Who I am and how I became involved with the Cameron Bespolka Trust

My name is Amy Hall. I am a student in my final year of A levels at the King’s Cathedral School in Peterborough, and have just received a place to study zoology at the University of Exeter in September. My relationship with birds and other wildlife has been life-long, however it really flourished when my parents decided to move the family from the outskirts of Melton Mowbray to a marvellous house in the middle of the Rutland countryside. Just outside my back door are fields with plenty of exciting wildlife to discover; my most treasured find was that of an active barn owl nest in a nearby meadow, which is still home to a brood of fluffy chicks every spring- last year three fledged successfully after the intensive hunting efforts of an apparently single female with an instantly recognisable dodgy eye. The joy which I find in observing wildlife motivated me to sign up to the British Trust for Ornithology’s Young Birders Camp last May, which is possibly one of the best decisions I have made so far in my life. Not only did I learn a lot about how bird populations are documented by the BTO, but I also met many other young birders with huge knowledge on a wide array of species of bird. I was in complete awe of these people whilst we were out and about either bird watching or doing one of the other activities; their skill in bird identification was just out of this world.

About two or three weeks after this camp, I received a phone call to say that I had been chosen to attend the Cornell Lab of Ornithology Young Birder event in June. Over-whelming excitement and equal nervousness were the emotions I was feeling- America is so far away and full of so many different birds! This trip was funded by the Cameron Bespolka Trust, and I was very well looked after by them. Corinne Cruickshank from the Trust phoned me a few weeks before the trip to ensure that I was fully prepared, and has kept contact with me up until today. I am forever grateful to the Trust for allowing me to have the incredible opportunity to visit the States and the truly awesome Lab of Ornithology in Ithaca NY, and for also allowing me to stay involved with the Trust. I am very excited to be writing the regular blog for the Trust, which will be about all things in the world of wildlife to keep the Trust’s followers up to date with news and other interesting stories from our natural world. I have no doubt that great things will come from the Cameron Bespolka Trust in years to come; young people need wildlife and are its future, and together we can achieve great things!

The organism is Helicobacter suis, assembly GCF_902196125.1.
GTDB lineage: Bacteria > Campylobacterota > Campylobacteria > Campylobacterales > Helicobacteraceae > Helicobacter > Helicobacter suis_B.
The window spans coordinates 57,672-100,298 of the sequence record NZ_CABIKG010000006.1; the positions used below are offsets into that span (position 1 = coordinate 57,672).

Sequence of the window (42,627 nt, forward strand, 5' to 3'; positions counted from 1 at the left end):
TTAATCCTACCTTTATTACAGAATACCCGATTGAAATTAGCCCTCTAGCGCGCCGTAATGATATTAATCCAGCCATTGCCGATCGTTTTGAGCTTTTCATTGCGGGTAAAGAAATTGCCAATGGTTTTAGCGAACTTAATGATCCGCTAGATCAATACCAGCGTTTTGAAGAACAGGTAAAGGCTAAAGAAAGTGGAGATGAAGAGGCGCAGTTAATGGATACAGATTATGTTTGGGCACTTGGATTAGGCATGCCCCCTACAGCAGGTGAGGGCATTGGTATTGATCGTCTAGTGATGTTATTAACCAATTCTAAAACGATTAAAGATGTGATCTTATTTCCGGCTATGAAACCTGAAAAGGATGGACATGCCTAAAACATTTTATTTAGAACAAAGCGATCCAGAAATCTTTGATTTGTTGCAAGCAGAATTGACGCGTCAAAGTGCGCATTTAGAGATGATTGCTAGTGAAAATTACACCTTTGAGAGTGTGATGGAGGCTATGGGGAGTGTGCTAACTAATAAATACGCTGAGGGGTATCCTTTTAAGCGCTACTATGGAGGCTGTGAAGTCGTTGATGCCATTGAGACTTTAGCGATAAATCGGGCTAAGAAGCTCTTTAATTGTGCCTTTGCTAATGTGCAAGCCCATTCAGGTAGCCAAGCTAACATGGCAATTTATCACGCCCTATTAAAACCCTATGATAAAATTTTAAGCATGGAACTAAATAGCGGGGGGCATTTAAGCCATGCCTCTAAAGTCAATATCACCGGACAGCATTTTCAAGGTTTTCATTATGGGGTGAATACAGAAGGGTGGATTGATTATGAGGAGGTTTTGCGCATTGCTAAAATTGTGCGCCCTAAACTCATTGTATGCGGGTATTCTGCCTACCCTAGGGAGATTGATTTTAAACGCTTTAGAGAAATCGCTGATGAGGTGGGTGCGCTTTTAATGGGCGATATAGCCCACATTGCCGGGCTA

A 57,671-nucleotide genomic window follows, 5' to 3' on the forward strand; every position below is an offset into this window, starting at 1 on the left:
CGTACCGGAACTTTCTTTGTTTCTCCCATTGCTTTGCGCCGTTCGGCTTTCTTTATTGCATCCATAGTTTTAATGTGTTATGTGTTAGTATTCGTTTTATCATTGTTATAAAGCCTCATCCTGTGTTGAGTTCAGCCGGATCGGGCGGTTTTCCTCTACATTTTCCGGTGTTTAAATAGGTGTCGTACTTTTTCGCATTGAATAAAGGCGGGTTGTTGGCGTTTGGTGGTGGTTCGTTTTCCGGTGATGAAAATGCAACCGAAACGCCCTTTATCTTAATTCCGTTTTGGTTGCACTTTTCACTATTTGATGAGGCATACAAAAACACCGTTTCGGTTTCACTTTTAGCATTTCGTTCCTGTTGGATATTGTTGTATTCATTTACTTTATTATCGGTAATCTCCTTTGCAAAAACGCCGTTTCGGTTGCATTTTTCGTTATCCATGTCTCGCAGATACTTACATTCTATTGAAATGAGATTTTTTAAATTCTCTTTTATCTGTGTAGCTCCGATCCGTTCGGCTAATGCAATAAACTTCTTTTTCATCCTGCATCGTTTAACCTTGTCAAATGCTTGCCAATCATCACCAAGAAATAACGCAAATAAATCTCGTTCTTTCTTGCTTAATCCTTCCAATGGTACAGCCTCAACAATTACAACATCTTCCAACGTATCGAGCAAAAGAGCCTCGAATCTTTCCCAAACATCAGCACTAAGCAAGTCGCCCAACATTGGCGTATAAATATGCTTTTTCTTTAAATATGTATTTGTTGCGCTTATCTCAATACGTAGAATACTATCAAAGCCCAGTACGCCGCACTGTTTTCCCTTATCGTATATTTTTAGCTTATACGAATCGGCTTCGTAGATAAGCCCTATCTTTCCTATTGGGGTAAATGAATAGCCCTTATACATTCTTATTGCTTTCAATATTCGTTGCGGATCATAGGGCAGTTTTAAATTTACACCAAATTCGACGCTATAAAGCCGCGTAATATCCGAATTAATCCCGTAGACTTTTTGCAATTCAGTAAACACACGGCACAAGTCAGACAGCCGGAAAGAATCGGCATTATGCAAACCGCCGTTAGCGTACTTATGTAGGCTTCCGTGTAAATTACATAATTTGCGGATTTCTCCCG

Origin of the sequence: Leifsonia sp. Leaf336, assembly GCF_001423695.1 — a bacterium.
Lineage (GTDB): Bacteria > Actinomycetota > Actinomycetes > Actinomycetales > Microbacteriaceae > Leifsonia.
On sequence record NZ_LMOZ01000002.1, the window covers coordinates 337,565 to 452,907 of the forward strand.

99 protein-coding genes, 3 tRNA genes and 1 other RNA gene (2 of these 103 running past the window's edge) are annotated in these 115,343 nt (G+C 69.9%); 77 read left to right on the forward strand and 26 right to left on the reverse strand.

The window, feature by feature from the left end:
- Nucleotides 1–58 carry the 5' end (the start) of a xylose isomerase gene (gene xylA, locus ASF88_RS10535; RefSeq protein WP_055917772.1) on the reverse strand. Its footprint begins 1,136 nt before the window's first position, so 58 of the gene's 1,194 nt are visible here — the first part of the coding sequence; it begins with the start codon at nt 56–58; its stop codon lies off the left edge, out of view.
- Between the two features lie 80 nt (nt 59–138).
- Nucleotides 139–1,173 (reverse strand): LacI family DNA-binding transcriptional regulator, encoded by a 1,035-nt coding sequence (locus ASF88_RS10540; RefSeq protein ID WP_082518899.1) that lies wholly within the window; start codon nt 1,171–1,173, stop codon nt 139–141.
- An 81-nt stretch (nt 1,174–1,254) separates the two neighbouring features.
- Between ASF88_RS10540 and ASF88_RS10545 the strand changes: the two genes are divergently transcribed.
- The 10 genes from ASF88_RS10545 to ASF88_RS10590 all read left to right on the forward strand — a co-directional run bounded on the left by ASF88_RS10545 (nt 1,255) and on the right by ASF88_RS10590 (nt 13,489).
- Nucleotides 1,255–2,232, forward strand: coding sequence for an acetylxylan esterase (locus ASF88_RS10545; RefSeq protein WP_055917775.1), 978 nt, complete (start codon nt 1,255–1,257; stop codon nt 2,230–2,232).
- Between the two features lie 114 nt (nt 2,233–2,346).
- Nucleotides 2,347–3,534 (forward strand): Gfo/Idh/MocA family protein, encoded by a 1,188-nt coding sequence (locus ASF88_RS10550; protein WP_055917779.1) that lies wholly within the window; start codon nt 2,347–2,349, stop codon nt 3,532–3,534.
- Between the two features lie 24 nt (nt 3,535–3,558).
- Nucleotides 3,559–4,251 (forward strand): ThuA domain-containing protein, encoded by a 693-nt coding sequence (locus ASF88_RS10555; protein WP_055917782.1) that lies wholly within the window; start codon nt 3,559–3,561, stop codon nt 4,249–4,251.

Amy's Blog

Staying in Touch with our Wild Side

As a student preparing for my final A level exams in June, I often feel that my studies get in the way of my enjoyment of the great outdoors. This is probably the same for most young people in full time education, as well as anyone else with a full time job or responsibility. I find this a shame, as I certainly know what we’d all rather be doing… However, our occasional disconnection can be combatted with some simple activities that can keep that spark going until our next … 

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The Eagle Huntress’ and the Kazakh tradition of eagle hunters

Just before Christmas I went to a small cinema in Leicester to see the critically acclaimed ‘Eagle Huntress’ directed by Otto Bell and narrated by Daisy Ridley (of Star Wars fame), a documentary film which follows a young Kazakh girl called Aisholpan Nurgaiv as she is trained by her father to hunt with a golden eagle on horseback.

This process requires skill and determination, and more extraordinary is the way in which Aisholpan’s father defies the age old tradition of … 

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Hedgehogs and the Community

On Saturday I took part in a workshop at Rutland Water Nature Reserve as part of the Wild Horizons group, run by Simon Thompson from Help for Hedgehogs (Warwickshire Wildlife Trust). I learnt a lot about hedgehogs, a peculiar and special mammal which could really do with our he

Erinaceus roumanicus, or the northern white-breasted hedgehog, is the species of hedgehog which is found in the UK. With between 5000 and 7000 spines under muscular control, these are an instantly recognisable … 

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Reflecting on 2016, looking forward to 2017

I hope that for us all, 2017 will be a year full of great things for ourselves and for global wildlife. Although we mustn’t forget about the huge declines in wildlife populations worldwide, we should still celebrate the small successes which we have achieved as a result of hard work and dedication to our causes.

At the end of December it was announced that China announced it will ban all trade in ivory by the end of 2017, the UK committed £13 million to tackling the illegal … 

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